THE INFORMATION PROVIDED HERE DOES NOT AFFECT THE SUPPORT AGREEMENTS IN PLACE FOR AVAYA PRODUCTS. SUPPORT FOR AVAYA PRODUCTS CONTINUES TO BE EXECUTED AS PER EXISTING AGREEMENTS WITH AVAYA.
V 1.0 - July 8, 2014 - Initial Statement issued.
V 2.0 - February 25, 2015 - Updated CMS, CE and EP affected versions and actions.
V 3.0 - June 10, 2015 - Changed SM affected versions and actions.
V 4.0 - August 26, 2015 - Changed one-X CES affected versions and actions.
V 5.0 - October 15, 2015 - Changed IPOSE and IPOAS affected versions and actions, and set advisory status to final.
Avaya customers or Business Partners should report any security issues found with Avaya products via the standard support process.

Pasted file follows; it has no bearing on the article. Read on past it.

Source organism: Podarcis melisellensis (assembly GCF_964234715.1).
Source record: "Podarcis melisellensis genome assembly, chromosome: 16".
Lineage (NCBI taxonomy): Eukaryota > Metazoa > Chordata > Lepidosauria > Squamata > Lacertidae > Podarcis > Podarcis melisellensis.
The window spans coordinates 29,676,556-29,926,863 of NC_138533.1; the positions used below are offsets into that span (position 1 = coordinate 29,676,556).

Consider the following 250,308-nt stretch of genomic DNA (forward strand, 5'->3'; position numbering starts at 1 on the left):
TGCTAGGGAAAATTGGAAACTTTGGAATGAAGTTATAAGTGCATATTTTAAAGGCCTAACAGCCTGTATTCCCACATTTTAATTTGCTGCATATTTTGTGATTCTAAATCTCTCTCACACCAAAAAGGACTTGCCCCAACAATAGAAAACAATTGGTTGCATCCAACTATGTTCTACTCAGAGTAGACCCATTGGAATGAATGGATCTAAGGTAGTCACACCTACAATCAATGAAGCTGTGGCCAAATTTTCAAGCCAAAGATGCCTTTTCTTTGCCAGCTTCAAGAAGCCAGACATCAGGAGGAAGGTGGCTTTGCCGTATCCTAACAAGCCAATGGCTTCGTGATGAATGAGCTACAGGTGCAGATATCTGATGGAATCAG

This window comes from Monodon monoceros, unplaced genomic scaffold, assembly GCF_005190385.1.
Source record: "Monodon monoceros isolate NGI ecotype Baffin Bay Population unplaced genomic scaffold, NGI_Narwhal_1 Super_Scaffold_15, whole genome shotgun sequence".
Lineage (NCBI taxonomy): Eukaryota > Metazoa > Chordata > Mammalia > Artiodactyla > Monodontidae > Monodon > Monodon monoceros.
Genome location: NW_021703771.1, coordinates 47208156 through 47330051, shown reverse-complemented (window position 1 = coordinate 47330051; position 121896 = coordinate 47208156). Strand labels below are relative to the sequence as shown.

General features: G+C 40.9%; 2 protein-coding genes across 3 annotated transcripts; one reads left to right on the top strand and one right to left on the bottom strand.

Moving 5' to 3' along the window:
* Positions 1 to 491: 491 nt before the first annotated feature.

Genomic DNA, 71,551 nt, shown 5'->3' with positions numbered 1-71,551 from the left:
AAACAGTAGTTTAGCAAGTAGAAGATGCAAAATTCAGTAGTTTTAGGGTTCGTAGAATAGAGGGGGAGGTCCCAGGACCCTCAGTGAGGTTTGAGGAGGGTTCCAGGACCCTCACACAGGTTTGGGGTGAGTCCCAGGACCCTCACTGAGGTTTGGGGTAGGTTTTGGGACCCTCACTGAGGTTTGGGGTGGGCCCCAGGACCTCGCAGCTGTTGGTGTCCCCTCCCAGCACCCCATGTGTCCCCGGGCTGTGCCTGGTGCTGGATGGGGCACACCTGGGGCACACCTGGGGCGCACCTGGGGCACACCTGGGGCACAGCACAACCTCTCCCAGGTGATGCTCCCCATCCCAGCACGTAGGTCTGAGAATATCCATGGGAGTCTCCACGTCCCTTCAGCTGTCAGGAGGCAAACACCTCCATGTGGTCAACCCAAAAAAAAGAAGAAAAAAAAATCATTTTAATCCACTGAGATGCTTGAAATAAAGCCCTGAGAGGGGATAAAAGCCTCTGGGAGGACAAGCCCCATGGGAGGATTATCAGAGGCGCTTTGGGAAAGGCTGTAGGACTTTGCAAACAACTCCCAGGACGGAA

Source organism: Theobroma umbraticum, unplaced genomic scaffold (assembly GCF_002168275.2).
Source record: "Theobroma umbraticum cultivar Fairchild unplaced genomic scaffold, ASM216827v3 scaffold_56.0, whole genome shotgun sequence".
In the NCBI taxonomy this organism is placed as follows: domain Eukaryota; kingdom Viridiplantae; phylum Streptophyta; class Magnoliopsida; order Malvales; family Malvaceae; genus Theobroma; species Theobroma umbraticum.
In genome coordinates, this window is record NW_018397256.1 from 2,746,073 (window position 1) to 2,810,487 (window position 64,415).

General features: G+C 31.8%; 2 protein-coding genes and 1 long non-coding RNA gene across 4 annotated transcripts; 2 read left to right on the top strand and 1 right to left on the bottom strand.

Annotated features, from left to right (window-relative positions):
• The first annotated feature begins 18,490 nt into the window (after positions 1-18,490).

Independent security researchers can contact Avaya at firstname.lastname@example.org.
Linux® is the registered trademark of Linus Torvalds in the U.S. and other countries.
© 2014 Avaya Inc. All Rights Reserved. All trademarks identifying Avaya products by the ® or ™ are registered trademarks or trademarks, respectively, of Avaya Inc. All other trademarks are the property of their respective owners.